January 16th, 2006
When we turn on the TV and see an ‘expert’, we assume that person is a carefully selected specialist.
But that isn’t how it works.
Frequently TV experts are those who look a certain way, will deliver the message programme makers want, or whose agents have got them included.
But what about those who’re not seen on screen?
A few months ago I was approached to be in a TV documentary. After hearing the topic of their documentary I explained it wasn’t really my area, but I recommended a number of people who’re respected authorities in this area. Unusually within academia they were also happy to talk to the media.
Time went by and I heard no more from the TV company, until last week when they sent me a list of questions to answer and a date for filming.
Then they called me and explained they’d found a number of people but were still seeking more experts to answer some of their questions.
I replied that I still couldn’t really help, but the experts I’d recommended way back when were ideal. Hadn’t they included them?
During our conversation it emerged that those experts I’d recommended (and other contributors to the show had also endorsed) couldn’t be used because:
- one didn’t live or work in London (so the TV company would have to travel to film them)
- two weren’t considered ‘televisual’ (for that read young or attractive)
- and all of them had ‘complex knowledge’ (which I gathered meant they wouldn’t just answer the questions presented to them by the TV company).
I explained I couldn’t be involved if these key experts weren’t included, particularly if the exclusion criteria for expertise included living outside the M25 and being aged over 40.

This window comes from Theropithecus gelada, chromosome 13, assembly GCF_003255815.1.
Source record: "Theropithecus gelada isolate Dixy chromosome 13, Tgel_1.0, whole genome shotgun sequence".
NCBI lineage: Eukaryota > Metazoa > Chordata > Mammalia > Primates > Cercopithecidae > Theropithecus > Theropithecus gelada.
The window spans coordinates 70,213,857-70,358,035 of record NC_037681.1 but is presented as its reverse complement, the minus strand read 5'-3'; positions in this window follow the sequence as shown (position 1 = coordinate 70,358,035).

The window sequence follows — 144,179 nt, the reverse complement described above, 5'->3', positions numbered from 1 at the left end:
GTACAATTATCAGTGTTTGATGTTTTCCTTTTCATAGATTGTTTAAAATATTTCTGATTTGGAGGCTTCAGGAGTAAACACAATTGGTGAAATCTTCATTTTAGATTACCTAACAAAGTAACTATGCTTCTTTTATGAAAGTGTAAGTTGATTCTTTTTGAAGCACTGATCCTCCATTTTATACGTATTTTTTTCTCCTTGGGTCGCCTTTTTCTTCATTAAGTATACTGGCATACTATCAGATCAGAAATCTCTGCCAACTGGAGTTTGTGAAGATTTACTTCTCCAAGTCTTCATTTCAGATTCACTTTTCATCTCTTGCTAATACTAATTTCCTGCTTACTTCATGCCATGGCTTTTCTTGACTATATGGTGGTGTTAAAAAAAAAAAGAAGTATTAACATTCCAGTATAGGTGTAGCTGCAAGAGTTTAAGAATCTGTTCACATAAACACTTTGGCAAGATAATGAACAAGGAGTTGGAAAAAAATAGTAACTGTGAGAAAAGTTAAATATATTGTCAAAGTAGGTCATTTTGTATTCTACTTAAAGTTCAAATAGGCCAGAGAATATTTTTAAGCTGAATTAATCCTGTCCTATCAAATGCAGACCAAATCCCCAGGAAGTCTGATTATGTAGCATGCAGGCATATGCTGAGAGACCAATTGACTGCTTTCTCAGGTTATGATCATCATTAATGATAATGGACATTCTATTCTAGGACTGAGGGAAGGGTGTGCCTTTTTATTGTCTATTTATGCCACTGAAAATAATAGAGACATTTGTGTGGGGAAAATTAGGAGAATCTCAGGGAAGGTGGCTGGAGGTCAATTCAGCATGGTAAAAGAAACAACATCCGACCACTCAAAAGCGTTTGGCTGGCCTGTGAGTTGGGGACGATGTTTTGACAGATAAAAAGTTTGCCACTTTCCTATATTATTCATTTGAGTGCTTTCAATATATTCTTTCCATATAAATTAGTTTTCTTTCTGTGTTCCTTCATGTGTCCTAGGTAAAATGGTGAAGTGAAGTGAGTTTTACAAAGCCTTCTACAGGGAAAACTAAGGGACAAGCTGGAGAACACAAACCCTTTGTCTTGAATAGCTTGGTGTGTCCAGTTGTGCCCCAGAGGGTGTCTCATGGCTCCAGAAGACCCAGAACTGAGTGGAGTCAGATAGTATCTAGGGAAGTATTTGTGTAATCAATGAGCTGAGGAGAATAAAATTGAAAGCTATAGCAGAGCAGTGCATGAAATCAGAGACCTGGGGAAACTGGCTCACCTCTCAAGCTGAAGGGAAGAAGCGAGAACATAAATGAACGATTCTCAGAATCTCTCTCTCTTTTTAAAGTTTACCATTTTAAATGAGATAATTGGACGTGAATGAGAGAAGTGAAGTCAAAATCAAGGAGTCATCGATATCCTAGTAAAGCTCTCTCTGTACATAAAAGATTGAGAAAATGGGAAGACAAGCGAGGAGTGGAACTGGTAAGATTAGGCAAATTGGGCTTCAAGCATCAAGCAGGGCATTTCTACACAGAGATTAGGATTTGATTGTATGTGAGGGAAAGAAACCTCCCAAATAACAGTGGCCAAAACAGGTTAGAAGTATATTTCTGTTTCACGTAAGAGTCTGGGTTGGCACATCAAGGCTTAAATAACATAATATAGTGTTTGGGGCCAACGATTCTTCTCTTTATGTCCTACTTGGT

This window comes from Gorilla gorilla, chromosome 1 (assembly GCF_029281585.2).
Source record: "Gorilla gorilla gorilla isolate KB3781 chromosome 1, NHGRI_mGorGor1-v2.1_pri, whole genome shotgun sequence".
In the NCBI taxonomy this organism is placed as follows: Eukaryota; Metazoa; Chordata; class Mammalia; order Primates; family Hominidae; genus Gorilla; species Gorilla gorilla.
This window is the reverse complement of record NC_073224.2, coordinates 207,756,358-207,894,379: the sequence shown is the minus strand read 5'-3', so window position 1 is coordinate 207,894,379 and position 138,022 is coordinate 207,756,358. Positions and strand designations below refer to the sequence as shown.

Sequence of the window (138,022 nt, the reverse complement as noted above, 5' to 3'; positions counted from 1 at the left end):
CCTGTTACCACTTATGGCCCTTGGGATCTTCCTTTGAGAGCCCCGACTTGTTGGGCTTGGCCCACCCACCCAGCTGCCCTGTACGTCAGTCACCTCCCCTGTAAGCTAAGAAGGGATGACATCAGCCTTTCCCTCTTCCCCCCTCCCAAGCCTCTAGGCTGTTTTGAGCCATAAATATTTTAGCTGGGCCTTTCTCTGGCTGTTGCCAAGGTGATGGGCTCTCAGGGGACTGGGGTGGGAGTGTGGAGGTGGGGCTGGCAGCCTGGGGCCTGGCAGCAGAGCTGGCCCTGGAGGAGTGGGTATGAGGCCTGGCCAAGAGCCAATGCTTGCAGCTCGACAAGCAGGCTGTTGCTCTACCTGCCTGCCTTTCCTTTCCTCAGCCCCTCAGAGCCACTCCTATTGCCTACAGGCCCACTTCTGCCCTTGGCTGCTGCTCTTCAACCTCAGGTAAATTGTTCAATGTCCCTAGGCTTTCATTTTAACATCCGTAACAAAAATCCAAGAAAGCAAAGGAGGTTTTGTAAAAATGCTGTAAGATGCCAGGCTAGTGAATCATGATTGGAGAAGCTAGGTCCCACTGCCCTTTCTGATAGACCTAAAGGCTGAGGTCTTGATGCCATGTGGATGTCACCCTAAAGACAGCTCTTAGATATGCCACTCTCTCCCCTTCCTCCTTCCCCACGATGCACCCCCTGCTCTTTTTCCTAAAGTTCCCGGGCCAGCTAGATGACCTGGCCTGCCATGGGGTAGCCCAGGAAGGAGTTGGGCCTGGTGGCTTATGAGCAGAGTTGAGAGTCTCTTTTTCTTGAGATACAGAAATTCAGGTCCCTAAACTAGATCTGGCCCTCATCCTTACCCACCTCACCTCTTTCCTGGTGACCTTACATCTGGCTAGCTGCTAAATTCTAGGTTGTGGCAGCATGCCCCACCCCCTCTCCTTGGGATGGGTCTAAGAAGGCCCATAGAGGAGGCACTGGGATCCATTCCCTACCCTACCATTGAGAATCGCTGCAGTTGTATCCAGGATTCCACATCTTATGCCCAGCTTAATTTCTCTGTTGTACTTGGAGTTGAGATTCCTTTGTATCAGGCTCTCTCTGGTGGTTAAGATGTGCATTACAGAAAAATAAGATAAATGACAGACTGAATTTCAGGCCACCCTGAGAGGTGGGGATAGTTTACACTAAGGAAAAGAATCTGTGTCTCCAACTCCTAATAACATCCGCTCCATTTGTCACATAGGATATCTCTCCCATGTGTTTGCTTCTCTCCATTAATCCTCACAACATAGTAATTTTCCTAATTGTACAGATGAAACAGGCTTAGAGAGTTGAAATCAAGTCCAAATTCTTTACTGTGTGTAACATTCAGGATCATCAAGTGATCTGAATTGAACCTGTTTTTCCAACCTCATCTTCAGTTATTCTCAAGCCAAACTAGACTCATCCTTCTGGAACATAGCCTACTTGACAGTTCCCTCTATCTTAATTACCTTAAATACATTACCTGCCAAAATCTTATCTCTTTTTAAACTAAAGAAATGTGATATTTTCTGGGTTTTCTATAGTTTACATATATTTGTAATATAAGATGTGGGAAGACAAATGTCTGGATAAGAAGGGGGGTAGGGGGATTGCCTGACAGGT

They tried all ways to persuade me. The producers loved me, I was ‘televisual’ (wow, lucky me), I was ‘accessible’, but most importantly I was ‘local’.
Over and again they said ‘if we can’t get these other experts on board can you do it, because we only need simple ideas to fill our documentary’.
I said ‘no’ because none of this is flattering to my colleagues or me. And it’s unfair to audiences because they’re denied a truly expert or contemporary opinion.
Sometimes we can’t get the best experts on board because they’re not available, or perhaps are media-shy. But on this occasion the right people for the right job were deliberately overlooked. The researcher admitted they knew they were doing this, but said it was ‘just one of those things’.
Next time you watch a documentary or news on TV, remember those experts talking on screen could be there because they’re right for the job. But more likely they’re there because they fit a particular format. Or they’re the kind of person who either doesn’t know or doesn’t care that they’re taking the place of a genuinely experienced and well-recognised colleague. Or they’re just being included because they happen to work near the TV company offices.
It’s ‘just one of those things’.Tweet